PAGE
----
Boston area residents often find that when they begin the estate planning process they have many different options to consider. It is all part of putting together a comprehensive estate plan. However, there is one estate planning instrument in particular that can be quite helpful for those who have the goal of protecting their assets: a trust. So, what are the basics about trusts as part of an estate plan?

Well, for starters, it helps to know the difference between the wide variety of trusts that may be an option. Furthermore, in most cases, a trust is either “revocable” or “irrevocable.” A revocable trust can be canceled or changed at any time, in many cases, while an irrevocable trust is, for the most part, unchangeable after it is established.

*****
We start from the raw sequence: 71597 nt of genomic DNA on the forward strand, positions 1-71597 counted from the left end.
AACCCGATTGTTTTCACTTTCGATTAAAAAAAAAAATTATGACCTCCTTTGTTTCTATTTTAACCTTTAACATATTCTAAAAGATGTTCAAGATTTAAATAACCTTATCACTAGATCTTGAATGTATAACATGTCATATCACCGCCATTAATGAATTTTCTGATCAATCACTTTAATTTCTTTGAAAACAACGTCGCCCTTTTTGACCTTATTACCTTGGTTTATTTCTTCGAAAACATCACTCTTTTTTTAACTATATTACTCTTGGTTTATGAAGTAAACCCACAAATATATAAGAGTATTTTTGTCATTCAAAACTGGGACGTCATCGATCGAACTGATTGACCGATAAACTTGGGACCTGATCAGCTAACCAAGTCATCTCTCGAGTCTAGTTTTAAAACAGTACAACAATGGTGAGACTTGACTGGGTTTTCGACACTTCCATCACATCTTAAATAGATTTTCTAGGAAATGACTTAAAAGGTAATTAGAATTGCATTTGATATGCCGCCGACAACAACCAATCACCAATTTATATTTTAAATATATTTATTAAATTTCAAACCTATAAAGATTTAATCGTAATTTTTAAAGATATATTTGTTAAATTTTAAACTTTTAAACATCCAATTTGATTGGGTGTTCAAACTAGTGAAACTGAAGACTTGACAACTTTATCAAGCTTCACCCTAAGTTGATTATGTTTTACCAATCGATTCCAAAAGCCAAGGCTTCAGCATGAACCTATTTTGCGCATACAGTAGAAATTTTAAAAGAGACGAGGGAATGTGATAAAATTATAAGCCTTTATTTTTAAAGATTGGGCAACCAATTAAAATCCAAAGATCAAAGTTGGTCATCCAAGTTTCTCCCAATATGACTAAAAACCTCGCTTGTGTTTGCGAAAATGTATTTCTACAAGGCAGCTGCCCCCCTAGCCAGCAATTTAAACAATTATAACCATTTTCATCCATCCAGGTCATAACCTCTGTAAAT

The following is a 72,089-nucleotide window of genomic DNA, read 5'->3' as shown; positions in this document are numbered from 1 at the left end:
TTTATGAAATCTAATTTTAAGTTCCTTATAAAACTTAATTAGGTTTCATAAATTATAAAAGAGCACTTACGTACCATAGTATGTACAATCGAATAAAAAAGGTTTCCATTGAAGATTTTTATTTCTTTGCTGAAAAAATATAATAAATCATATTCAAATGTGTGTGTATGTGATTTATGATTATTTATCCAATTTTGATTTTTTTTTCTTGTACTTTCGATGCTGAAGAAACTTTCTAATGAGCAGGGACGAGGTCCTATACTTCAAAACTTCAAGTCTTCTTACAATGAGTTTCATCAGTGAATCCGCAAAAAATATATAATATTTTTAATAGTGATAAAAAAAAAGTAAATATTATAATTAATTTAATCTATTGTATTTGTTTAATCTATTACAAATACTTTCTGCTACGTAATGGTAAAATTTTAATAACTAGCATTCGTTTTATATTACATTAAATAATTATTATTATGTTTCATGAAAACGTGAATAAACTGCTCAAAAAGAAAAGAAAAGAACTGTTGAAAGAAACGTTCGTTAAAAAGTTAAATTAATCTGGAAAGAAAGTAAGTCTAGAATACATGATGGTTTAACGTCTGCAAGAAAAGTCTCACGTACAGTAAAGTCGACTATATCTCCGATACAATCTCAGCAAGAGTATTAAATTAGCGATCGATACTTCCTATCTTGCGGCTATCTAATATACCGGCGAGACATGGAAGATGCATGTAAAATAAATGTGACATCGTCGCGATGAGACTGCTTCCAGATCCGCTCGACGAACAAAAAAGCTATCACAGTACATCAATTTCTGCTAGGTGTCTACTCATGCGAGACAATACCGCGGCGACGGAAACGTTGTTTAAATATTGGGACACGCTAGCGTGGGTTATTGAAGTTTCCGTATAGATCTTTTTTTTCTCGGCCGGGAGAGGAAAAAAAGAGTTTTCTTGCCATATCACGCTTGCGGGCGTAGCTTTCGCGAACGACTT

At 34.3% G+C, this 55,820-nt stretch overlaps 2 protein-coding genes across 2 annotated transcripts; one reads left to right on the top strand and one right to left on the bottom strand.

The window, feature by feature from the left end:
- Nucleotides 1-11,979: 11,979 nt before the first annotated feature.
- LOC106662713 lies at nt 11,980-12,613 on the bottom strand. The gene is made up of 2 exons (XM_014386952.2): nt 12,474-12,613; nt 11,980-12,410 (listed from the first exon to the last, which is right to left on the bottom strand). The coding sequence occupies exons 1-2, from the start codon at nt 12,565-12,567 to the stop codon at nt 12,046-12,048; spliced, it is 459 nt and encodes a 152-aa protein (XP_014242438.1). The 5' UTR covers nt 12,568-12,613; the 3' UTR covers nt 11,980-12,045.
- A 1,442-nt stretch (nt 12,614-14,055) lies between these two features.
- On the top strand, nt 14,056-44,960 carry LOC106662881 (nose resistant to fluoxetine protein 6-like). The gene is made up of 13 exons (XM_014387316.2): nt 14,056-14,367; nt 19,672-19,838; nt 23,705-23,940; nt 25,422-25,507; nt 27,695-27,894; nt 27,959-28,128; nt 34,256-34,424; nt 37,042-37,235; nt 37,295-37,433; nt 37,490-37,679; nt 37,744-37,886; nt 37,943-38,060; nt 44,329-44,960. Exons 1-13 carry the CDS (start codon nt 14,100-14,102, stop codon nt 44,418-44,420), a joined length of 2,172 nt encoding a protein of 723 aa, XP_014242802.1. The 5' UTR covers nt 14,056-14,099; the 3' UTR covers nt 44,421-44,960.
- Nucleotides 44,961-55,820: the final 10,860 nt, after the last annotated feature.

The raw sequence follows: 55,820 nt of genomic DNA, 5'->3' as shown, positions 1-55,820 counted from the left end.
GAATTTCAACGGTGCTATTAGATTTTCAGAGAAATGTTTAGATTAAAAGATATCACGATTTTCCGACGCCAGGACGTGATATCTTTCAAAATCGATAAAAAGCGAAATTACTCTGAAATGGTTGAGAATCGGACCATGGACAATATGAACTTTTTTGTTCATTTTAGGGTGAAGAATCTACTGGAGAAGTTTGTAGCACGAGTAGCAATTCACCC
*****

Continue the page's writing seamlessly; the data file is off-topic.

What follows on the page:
A trust is established by a “trustor,” who is the person or entity with the assets in question. A “trustee” is a person or entity that then manages the ownership of the assets, for the benefit of another party, known as the “beneficiary.” In essence, the trust becomes the owner of the assets in question.

One of the most beneficial aspects of having a trust as part of an estate plan is that assets can effectively pass on to a beneficiary without the need for the assets to pass through the probate process, in most cases. There are also potential tax benefits as well. Any Massachusetts residents who are considering their options at the start of their estate planning journey may be wise to think about whether or not a trust is a good option for their own unique financial and family situation.